My first paying job was in Japan, which employs a withholding tax system. If you’re gainfully employed, your company just deducts however much you’re supposed to pay and files for you. In fact, most people get a postcard from the Japanese equivalent of the IRS in spring that shows them how much they earned, how much they owe, and how much was withheld. Any adjustments just automatically show up in your paystub at the end of the fiscal year. It took a minute and a calculator to check the government math, and in the three years I earned a salary in Tokyo, it was never wrong. Sure, I griped about having to pay taxes, but the actual process was seamless.
Under this return-free filing system, Americans who are planning to take standard deductions anyway would just need to verify the IRS’s figures. If they’re happy with what they see, they can move on with their lives. No further action is required.
This system would never fly here, of course, because there’s an entire industry with an army of lobbyists who’ll oppose it at every turn. There are plenty of politicians and pundits, too, happy to accept contributions from tax-prep companies in exchange for holding up the Free File program as the best solution America can ever hope to achieve. Anti-tax activists, such as Grover Norquist of Americans for Tax Reform, for instance, have labeled return-free filing an attempt to “socialize all tax preparation in America,” while warning, without explanation, that it would lead the IRS to deliberately overcharge folks and withhold information from them.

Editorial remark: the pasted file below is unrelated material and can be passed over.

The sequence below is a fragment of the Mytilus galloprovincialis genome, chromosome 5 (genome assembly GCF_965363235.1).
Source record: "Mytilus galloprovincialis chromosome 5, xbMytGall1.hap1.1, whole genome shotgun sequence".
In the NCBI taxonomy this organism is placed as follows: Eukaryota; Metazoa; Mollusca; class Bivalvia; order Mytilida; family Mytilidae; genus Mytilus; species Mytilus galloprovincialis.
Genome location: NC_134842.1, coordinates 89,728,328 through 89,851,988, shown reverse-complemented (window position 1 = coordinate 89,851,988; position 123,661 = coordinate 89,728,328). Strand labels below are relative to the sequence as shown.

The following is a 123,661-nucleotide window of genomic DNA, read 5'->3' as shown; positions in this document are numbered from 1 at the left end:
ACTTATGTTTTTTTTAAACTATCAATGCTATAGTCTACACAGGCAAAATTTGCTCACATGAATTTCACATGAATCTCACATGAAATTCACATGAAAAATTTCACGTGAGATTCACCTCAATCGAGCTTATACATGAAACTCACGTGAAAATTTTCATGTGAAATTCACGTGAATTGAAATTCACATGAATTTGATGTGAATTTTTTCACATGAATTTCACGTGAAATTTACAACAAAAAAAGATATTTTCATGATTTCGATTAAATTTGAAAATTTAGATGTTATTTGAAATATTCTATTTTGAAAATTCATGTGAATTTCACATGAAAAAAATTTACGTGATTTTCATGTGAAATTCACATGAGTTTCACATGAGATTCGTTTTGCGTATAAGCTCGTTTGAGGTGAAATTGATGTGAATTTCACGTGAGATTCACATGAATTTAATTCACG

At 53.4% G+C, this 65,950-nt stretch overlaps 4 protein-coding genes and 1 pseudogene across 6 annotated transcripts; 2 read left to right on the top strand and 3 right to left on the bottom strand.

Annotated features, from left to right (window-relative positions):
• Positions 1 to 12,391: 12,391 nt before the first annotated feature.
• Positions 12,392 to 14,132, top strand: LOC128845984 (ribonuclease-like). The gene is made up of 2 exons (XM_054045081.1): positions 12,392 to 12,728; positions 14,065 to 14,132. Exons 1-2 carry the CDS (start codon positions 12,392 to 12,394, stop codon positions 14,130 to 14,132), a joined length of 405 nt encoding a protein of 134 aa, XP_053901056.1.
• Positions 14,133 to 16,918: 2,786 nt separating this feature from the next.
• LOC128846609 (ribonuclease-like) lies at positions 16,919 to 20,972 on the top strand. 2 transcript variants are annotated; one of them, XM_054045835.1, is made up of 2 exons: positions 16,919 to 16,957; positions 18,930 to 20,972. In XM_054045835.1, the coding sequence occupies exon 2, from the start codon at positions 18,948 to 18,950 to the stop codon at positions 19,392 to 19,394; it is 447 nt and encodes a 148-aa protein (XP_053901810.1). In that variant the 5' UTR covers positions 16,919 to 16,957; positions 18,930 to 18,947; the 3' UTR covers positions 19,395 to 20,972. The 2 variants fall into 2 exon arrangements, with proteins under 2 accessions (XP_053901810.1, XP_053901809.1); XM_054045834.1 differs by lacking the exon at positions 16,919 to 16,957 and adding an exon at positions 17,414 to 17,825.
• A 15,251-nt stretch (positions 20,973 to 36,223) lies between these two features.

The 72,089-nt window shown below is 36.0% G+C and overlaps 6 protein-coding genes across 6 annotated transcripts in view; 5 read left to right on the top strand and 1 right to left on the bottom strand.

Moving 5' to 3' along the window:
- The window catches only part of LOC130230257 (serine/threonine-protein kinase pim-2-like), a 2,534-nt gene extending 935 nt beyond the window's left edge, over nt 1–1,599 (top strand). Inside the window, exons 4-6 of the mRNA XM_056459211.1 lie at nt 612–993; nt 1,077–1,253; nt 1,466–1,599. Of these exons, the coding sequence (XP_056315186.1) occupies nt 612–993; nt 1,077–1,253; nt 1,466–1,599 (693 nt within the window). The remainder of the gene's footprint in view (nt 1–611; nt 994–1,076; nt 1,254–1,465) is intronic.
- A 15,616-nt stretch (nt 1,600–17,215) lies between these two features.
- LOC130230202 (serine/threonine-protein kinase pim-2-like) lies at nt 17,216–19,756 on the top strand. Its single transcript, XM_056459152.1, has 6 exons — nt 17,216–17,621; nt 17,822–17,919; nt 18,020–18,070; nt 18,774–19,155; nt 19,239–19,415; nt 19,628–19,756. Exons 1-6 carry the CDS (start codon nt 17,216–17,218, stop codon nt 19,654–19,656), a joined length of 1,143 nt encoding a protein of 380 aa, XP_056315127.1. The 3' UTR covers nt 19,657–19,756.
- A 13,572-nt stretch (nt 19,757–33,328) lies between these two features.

Senator Ron Wyden, who previously introduced a bill that included return-free filing and now supports the Taxpayer First Act, called TurboTax’s efforts to reduce access to the Free File program “outrageous,” and told ProPublica that he would be raising the matter with the IRS.
“The IRS agreement with the tax-preparation software industry requires companies to work to increase the number of taxpayers who file their taxes for free,” he said. “Steering eligible taxpayers away from filing for free or blocking the Free File page from search results violates the spirit of the agreement and calls into serious question the justification for the program.”
Update, 6:25 pm: In a statement to Gizmodo, Intuit said it was initiating a thorough review of its search practices with the aim of increasing its customers’ awareness of the Free File service and how to access it. The company said that while it had promoted its Free File program through original content and Q&A pages, “we recognize that our overall search approach may have made it harder for some customers to find a TurboTax Free File Program landing page.
“TurboTax offers two free tax filing products: TurboTax Free Edition and TurboTax Free File Program, which is part of IRS Free File. Our intent in implementing our search practices was to make clear the distinction between these products by educating customers so they could find the product they were looking for,” the company said.
Intuit also said that it donated 1.2 million tax returns free of charge this year; 39 million over the last two decades, as well as 17 million state return filings.